Monday, February 12, 2018

Social Contracts, The Prestige, and the Subtle Art of Mind-F*ckery


As I mentioned on Wednesday, I recently read a book that had some... let's call them issues. I'm not going to name names, but you guys will probably be able to track it down if you follow my social networks, or if you're patient enough. But if you do track the title down, keep in mind my comments can be seen as spoilers once you have the context, so choose wisely if you want to find out what book I'm talking about.

At any rate, I mostly did enjoy this book. It had an interesting voice and rapid pacing that did serve to keep me immersed in the reading.

But will I be reading this book's sequel, which is coming out soon?

No.

I could blame some of the plot issues this book had, but if those were the only ones, the book had entertained me enough to encourage me to (eventually, maybe) pick up the sequel. But no. The issue was a bit more serious.

The issue is that the writer broke her social contract with me.


Some writers seem to be completely unaware of the fact, but all works of fiction come with a reciprocal, unwritten social contract.

The reader agrees to suspend disbelief until the end of the book, trusting the writer's ability to tell a good story until the very end.

On the writer's side, there's the promise of a good story being told, and that any leap of faith taken by the reader will be either explained or rewarded in some way by the end.

I always talk about the plot and characterization in a book being its foundation. Well, taking this analogy further, this social contract of trust and reward basically stands as the reason why the foundation had been laid in the first place. The writer wants to entertain, and the reader wants to be entertained. The social contract makes it possible for both sides to both get and deliver what is needed for this transaction to occur.

My problem with this book is that I spent 90% of the book trusting the writer despite some logic issues in the story, only to be rewarded at the end with "Oh well, the conflicts, the stakes, the choices, and even the supposedly devastating sacrifices as the result of those choices never actually mattered and were all undone by the end."

While it had been foreshadowed from the start that this was the case, but nothing had prepared me for how little it all mattered in the end.

And so, at the end of it, I, being a reader, felt betrayed. So much so that I'm simply not willing to get back onto that roller-coaster again for the sequel.

So How Do Writers Deliver Their End of the Contract?

The main step, of course, is to tell a good story, which revolves around all the techniques you guys already know. 

But if you were to want to write a book that is designed to completely screw with your reader's minds, it basically comes down to one thing: 

Don't put the mind-f*ck ahead of the story. 

In other words, if you're putting so much effort into blowing the mind of the reader at every turn, you're actually harming the story, either by making it predictable, or by unraveling all the meaning you'd put into it.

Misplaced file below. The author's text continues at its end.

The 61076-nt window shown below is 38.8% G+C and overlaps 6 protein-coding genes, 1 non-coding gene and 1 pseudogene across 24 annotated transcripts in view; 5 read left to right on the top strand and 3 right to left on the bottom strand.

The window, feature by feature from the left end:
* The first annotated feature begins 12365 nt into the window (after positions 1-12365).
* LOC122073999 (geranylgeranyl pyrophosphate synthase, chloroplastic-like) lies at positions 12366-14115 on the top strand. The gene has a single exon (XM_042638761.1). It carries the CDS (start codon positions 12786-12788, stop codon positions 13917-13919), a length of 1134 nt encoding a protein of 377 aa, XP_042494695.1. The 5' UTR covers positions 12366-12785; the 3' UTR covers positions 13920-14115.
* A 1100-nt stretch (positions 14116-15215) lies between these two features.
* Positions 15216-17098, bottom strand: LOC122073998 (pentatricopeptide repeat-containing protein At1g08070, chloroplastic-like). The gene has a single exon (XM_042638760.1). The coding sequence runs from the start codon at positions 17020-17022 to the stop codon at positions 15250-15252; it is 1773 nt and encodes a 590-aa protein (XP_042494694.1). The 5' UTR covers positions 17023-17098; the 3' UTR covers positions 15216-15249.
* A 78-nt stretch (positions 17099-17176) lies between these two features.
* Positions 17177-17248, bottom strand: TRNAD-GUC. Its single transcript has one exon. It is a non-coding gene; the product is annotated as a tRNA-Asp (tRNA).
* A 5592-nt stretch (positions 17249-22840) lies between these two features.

Or in still other words, put the mind-blowing events into your plot, but don't make your plot about the mind-blowing events.  

This is such a difficult thing to explain without naming examples, so I will name two examples in movies. And to make the point I'm making clearer, I'll even make the main characters have the same vocation. 

I present to you: 

Image result for the prestige

and

Image result for now you see me


Before we continue: SPOILER WARNING!!!

Of the two, I think the book I'd read was trying to be The Prestige. And why wouldn't it?

In The Prestige, the pacing was tight. The conflict was no-holds-barred and take-no-prisoners. The stakes kept climbing. But here's the thing. The conflict centered around what two stage magicians were capable of doing to each other in the name of revenge. The mind-f*cks started coming when the understanding the viewer had of the events in the story took on a new meaning, once they realized what the magicians were willing to do to themselves in order to win in this revenge game. (Let me just say that those things are more horrific the more you think about them.) 

Everything in The Prestige is established, shown, and explained, peeling back layer after layer until the viewer is given clear sight of what they had been seeing all along. In other words, nothing was hidden, save for the meaning of what they had seen, and even that is revealed by the end as the huge twist. If viewers rewatch the movie, they will have a different experience, just because they understand all that's going on in context. But even knowing the context and twist, The Prestige is still a movie worth watching, simply because the characterization was excellent and the plot in itself is amazing. (Brilliant conflict. Huge and ever-increasing stakes driven by character motivation.) 

What the book ended up being was Now You See Me. This movie sets up a conflict, only to reveal it's a diversion, then sets up another thing, only to show it's fake. And another, and another, none of which is real. By the third time there's a plot twist (and I use the term loosely), the viewer's mind isn't blown, because the viewer knows that literally nothing that's happening is actually happening. So stakes? Nada. Conflict? Meh what conflict? We don't even know what the goal is yet. (If we don't know what the goal is, we don't know what is standing against the goal.)